Which matrix represents the similarity between words when using SVD?

Two words can be similar if they co-occur "a lot" together. They can also be similar if they have similar vectors. This similarity can be captured using cosine similarity. Let $$A$$ be a $$n \times n$$ matrix counting how often $$w_i$$ occurs with $$w_k$$ for $$i,k = 1, \dots, n$$. Since computing the cosine similarity between $$w_i$$ and $$w_k$$ might be expensive, we approximate $$A$$ using truncated SVD with $$k$$ components as: $$A \approx W_k \Sigma W^{T}_{k} = CD$$

where $$C = W_{k} \Sigma \\ D = W^{T}_{k}$$

Where are the cosine similarities between the words $$w_i$$ and $$w_k$$ captured? In the $$C$$ matrix or the $$D$$ matrix?

• Where did you read this formulation? Edit your question to add these details. – nbro Mar 15 at 18:03

You can find some material here and here but the idea (at least in this case) is the following: consider the full SVD decomposition of the symmetric matrix $$A = W \Delta W^T$$. We want to calculate the cosine similarity between the $$i$$-th column (aka word) $$a_i$$ and the $$j$$-th column $$a_j$$ of $$A$$. Then $$a_k = A e_k$$, where $$e_k$$ is the $$k$$-th vector of the canonical basis of $$\mathbb{R}$$. Let's call $$\cos(a_i,a_j)$$ the cosine between $$a_i,a_j$$. Then $$\cos(a_i,a_j) = \cos(Ae_i,Ae_j) = \cos(W \Delta W^T e_i,W \Delta W^T e_j) = \cos(\Delta W^T e_i,\Delta W^T e_j)$$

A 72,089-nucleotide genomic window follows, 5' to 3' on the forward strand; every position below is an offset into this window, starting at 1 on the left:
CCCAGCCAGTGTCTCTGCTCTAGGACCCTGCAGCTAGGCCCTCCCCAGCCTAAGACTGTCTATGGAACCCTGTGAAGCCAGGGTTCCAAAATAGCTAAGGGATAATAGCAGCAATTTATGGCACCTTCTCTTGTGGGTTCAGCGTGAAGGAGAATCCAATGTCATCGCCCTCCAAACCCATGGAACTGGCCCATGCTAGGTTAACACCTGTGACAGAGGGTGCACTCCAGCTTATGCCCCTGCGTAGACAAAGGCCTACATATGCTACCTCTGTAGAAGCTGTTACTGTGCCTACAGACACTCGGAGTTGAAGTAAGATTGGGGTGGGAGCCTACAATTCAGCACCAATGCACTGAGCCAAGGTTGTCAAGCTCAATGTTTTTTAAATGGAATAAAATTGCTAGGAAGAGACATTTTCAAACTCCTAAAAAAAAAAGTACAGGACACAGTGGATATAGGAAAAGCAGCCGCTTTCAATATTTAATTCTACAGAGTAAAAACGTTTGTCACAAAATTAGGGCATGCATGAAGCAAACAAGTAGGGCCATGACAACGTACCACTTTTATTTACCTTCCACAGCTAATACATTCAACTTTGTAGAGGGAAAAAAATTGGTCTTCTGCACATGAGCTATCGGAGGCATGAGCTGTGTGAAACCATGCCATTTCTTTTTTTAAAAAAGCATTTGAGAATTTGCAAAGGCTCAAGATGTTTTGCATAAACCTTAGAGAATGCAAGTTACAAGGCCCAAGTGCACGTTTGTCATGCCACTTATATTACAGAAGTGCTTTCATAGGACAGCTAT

where the last equality holds because $$W$$ is an orthogonal matrix (and so $$W$$ is conformal). So you can calculate the cosine similarity between the columns of $$\Delta W^T$$. A $$k$$-truncated SVD gives a well-enough approximation. In general, columns of $$W \Delta$$ and rows of $$W$$ have different meanings!
• But isn't $W^T$ also orthogonal and therefore conformal? If yes, why can't we simply use the diagonal matrix? – nbro Mar 16 at 13:41
• Also $W^T$ is orthogonal and conformal, but you only "simplify" on the left: if $f$ is a conformal map, $g$ any function, then $\cos(f \circ g(x),f \circ g(y)) = \cos(g(x),g(y))$, but in general $\cos(g \circ f(x),g \circ f(y)) \neq \cos(g(x),g(y))$ – dcolazin Mar 16 at 13:48
• @nbro for example, consider this matrix: $\cos(Me_1,Me_3) = 1 = \cos(\Sigma V^T e_1, \Sigma V^T e_3)$ but $\cos(\Sigma e_1,\Sigma e_3) = 0$ (cosine between different columns in a diagonal matrix is always $0$). – dcolazin Mar 16 at 13:57